Solar Turbines

Caterpillar Inc.

"Solar Turbines, a division of Caterpillar, requested this license because it wanted to bid on a project to build a natural mixing station needed by the Turkish government-owned pipeline company, Botas. In its application, Solar Turbines acknowledged that the mixing station in Sivas, Turkey, would serve a pipeline that carried Iranian gas through Turkey and into Western Europe.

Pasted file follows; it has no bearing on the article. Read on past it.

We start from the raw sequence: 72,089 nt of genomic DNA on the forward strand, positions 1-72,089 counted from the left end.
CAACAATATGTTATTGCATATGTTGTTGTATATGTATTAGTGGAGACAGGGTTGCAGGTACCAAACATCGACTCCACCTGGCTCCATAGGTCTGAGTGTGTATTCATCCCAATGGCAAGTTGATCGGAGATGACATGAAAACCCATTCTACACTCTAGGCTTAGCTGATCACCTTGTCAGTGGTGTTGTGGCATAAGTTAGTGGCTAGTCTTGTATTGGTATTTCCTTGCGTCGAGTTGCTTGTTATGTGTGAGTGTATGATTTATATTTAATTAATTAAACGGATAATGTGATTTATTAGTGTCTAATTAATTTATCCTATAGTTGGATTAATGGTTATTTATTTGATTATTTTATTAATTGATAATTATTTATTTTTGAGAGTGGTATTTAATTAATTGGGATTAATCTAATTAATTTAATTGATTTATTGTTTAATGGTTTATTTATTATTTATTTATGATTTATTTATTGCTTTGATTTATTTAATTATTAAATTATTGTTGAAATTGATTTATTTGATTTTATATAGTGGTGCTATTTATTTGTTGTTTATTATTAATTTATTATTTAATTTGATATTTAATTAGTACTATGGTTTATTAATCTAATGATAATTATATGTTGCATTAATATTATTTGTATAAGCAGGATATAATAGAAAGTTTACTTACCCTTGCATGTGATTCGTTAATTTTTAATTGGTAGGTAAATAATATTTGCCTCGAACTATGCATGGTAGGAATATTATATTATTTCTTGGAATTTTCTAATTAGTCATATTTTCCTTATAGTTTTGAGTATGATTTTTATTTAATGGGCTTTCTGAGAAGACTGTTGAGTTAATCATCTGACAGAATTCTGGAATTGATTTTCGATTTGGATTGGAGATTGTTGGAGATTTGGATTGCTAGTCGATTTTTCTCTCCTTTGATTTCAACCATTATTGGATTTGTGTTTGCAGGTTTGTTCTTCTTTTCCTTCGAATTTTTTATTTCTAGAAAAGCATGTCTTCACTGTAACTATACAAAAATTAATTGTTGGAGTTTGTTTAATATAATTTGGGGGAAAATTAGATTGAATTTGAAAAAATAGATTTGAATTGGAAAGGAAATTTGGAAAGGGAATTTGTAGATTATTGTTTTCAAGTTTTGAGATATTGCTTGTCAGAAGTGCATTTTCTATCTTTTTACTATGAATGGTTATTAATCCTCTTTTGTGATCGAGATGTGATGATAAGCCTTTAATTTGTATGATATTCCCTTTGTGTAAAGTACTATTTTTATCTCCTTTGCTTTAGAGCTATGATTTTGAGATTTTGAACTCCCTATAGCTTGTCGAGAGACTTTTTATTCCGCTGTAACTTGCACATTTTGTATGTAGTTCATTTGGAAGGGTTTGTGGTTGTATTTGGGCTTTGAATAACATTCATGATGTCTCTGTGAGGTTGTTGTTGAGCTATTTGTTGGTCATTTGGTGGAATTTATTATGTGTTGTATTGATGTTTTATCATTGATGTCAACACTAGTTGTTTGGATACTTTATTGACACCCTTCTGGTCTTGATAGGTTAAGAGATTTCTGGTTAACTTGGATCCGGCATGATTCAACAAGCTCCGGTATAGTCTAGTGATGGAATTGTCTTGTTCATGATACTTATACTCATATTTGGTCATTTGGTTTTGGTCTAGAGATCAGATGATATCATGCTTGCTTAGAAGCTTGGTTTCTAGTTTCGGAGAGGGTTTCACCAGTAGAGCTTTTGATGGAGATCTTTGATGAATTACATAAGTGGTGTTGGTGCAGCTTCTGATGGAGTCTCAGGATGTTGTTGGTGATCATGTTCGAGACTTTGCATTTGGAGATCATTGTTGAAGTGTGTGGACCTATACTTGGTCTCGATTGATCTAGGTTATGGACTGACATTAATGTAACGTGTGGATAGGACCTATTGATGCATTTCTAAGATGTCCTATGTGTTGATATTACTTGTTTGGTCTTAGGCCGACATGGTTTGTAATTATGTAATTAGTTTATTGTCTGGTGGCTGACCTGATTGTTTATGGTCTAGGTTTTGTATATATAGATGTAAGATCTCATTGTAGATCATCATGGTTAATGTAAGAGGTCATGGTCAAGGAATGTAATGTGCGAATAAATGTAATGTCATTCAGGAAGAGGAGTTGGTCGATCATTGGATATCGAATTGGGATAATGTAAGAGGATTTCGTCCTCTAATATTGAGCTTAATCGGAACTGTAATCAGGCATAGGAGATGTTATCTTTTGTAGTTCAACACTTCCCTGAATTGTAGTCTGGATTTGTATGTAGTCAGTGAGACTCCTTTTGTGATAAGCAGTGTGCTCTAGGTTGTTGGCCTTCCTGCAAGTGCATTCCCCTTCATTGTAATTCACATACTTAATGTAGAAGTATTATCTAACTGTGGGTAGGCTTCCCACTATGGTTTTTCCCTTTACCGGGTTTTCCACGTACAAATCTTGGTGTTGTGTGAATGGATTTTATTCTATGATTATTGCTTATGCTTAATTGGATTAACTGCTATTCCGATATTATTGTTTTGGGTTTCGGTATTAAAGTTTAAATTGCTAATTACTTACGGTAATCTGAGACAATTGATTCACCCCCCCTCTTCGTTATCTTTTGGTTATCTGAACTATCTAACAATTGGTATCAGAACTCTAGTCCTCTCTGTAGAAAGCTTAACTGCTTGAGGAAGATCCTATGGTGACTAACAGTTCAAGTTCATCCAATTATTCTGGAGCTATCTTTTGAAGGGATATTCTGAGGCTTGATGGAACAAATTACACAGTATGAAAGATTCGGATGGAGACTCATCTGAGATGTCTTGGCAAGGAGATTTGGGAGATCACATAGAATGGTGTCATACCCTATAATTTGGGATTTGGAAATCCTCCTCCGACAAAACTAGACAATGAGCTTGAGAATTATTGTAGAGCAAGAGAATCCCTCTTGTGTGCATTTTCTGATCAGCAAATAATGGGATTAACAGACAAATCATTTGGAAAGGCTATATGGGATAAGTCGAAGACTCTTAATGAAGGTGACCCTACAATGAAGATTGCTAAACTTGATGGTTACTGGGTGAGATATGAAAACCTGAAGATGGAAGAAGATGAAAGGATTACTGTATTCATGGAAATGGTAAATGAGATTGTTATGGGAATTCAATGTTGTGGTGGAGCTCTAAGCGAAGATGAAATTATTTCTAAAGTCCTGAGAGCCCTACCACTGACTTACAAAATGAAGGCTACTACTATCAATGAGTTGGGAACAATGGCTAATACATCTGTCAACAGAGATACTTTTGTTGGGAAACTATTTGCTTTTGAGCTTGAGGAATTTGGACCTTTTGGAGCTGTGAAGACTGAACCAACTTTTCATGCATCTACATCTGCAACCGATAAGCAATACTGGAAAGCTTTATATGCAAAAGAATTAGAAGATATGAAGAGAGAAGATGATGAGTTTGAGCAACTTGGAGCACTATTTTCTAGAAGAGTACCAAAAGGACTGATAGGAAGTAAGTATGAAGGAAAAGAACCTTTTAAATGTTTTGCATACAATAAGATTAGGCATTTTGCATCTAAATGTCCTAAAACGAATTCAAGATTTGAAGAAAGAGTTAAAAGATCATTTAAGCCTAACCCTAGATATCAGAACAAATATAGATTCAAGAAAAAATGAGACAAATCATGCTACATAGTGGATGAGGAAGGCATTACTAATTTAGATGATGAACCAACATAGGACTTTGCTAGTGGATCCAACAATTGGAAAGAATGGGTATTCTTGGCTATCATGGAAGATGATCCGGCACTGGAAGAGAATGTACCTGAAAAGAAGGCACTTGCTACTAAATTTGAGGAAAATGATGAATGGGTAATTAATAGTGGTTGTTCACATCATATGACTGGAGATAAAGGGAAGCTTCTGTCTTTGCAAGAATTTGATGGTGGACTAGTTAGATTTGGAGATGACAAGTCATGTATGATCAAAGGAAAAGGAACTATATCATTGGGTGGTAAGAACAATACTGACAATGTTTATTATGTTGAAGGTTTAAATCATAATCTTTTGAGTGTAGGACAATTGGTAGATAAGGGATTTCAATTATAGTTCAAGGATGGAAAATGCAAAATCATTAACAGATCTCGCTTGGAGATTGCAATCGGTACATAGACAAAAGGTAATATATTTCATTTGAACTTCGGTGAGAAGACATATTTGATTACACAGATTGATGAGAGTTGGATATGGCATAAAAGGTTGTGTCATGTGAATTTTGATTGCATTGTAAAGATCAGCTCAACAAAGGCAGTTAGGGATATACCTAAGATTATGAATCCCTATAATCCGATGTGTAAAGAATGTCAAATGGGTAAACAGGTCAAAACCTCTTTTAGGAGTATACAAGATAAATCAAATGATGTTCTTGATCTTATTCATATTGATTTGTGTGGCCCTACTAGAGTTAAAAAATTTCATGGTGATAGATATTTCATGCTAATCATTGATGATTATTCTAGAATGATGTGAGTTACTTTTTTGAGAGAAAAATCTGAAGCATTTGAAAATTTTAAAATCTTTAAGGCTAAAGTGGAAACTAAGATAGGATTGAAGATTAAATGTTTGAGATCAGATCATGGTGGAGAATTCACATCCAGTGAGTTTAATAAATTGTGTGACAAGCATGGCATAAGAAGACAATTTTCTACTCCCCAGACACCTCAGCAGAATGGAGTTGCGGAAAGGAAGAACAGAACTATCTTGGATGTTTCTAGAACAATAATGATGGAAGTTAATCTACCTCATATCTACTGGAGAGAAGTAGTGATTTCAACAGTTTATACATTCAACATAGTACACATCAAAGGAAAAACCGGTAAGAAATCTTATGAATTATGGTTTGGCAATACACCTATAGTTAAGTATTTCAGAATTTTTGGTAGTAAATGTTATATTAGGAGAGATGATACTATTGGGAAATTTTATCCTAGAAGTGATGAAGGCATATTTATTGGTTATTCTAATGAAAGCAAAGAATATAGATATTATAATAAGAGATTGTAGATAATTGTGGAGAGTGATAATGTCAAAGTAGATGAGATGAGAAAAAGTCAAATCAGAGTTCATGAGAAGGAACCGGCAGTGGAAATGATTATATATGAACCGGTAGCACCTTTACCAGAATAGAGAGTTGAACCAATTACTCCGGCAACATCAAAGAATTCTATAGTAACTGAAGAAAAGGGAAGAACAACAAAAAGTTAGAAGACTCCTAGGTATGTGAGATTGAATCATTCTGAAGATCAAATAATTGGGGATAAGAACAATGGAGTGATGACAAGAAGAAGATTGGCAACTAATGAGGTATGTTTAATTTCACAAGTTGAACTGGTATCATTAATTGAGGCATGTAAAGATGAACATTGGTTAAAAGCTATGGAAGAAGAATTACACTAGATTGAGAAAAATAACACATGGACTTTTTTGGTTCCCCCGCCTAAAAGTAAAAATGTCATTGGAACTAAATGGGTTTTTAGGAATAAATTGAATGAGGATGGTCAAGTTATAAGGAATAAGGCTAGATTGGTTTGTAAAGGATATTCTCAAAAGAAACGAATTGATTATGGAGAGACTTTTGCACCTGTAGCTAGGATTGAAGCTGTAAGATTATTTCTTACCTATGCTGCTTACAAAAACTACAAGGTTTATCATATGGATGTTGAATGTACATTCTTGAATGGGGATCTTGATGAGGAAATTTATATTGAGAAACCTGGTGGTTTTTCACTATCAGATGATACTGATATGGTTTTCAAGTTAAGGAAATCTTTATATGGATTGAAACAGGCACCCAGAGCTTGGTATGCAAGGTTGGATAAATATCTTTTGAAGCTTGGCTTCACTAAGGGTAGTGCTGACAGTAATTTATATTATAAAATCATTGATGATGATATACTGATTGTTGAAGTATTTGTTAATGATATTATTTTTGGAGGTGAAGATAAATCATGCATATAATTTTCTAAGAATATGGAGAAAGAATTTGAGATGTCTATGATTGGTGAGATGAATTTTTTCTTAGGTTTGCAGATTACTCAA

The United States has a clear-cut policy that it does not support pipelines that deliver Iranian gas to customers outside that country’s borders, for the simple reason that Iran’s huge natural gas resources prop up its economy and help finance pursuits like its nuclear program. But in this case, the company argued, the station would primarily serve a different, United States-supported pipeline called the Shah Deniz, which pipes gas from Azerbaijan to Turkey, and thus would reduce reliance on Iranian gas. In fact, according to Botas and Turkish Embassy officials, the opposite was true. A Turkish diplomat, Tuncay Babali, said that back in 2005, when this license was issued, 'the Sivas station was primarily for Iran gas, actually.' And that is still the case today, according to Oguz Zimamoglu, the head of Botas's central gas control unit. 'Primarily the gas flowing from Sivas is Iranian gas,' he said. A Caterpillar spokesman, Jim Dugan, said the company relied on the best information it had in making its application, while OFAC said in a statement that its decision was the product of an interagency review that found that 'notwithstanding an Iranian nexus,' granting the license was in America’s foreign policy interest. In the end, another company won the right to build the station. But Elliott Abrams, who at the time served as the deputy national security adviser and should have been involved in any interagency review, said the fact that Solar Turbines was allowed to bid raises questions about the government’s vetting process. He did not recall any debate on the issue, which he called 'surprising' because 'the issues are significant.'" (New York Times, "Licenses Granted to U.S. Companies Run the Gamut," 12/24/10)